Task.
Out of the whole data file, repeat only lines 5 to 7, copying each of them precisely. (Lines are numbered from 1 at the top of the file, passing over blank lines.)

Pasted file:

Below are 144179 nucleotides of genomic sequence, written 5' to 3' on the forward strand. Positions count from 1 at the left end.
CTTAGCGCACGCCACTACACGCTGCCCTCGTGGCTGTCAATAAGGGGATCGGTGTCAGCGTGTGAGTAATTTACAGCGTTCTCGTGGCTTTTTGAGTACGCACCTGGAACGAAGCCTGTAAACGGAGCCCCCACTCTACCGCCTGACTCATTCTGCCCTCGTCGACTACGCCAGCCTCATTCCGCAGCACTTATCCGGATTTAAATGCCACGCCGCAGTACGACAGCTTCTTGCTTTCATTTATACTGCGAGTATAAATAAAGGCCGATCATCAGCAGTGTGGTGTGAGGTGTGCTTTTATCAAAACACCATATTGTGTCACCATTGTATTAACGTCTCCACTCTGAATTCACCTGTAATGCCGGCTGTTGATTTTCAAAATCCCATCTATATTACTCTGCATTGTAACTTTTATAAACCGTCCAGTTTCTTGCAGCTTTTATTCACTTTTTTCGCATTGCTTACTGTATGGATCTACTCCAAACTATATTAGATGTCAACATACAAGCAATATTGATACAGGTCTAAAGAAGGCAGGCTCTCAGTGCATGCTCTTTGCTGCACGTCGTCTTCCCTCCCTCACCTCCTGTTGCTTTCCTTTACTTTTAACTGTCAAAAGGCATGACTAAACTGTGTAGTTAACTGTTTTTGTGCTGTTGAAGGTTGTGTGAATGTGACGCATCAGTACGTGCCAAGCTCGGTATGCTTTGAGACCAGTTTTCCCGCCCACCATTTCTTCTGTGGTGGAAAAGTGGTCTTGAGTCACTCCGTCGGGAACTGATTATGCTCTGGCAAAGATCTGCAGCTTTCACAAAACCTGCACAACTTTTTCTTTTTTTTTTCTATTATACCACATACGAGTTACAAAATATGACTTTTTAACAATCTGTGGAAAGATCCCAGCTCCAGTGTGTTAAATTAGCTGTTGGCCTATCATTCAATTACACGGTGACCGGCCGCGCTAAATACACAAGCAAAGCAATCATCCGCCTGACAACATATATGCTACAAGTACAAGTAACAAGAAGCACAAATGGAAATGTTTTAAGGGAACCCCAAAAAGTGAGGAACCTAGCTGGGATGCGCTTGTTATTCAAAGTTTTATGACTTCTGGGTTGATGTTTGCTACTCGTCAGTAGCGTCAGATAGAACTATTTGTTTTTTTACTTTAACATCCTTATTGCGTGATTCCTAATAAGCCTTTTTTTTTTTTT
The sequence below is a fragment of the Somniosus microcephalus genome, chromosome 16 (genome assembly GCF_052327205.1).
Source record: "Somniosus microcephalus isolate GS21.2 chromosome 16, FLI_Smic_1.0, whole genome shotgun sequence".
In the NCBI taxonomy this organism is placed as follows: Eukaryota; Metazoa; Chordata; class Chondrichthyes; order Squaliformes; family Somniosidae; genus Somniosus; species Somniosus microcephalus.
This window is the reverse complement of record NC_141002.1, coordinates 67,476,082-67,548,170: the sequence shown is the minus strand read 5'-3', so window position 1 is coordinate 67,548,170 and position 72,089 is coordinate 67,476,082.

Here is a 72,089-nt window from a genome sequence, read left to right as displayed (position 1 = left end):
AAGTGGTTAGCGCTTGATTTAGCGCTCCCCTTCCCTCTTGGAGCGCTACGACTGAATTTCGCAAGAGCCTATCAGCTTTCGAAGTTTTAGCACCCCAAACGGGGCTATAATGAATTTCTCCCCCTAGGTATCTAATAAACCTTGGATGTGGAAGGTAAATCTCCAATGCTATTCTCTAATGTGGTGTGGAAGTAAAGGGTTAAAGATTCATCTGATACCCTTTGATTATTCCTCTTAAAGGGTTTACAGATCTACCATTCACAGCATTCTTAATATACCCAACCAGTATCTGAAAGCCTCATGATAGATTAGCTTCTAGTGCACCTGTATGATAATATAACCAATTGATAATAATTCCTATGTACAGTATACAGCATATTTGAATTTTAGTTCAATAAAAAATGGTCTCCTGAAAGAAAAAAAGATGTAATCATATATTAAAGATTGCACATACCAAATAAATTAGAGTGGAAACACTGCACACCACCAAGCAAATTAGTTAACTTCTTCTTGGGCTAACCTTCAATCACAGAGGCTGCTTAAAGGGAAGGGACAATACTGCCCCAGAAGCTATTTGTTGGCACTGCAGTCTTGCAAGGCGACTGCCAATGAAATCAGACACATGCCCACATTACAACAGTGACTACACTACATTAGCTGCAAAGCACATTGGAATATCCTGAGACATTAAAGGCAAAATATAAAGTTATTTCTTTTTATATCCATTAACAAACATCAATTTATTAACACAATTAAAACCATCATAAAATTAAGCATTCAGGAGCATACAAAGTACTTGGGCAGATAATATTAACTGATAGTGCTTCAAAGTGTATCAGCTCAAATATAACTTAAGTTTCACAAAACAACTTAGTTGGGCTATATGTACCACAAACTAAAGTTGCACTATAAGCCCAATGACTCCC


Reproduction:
In the NCBI taxonomy this organism is placed as follows: Eukaryota; Metazoa; Chordata; class Chondrichthyes; order Squaliformes; family Somniosidae; genus Somniosus; species Somniosus microcephalus.
This window is the reverse complement of record NC_141002.1, coordinates 67,476,082-67,548,170: the sequence shown is the minus strand read 5'-3', so window position 1 is coordinate 67,548,170 and position 72,089 is coordinate 67,476,082.

Here is a 72,089-nt window from a genome sequence, read left to right as displayed (position 1 = left end):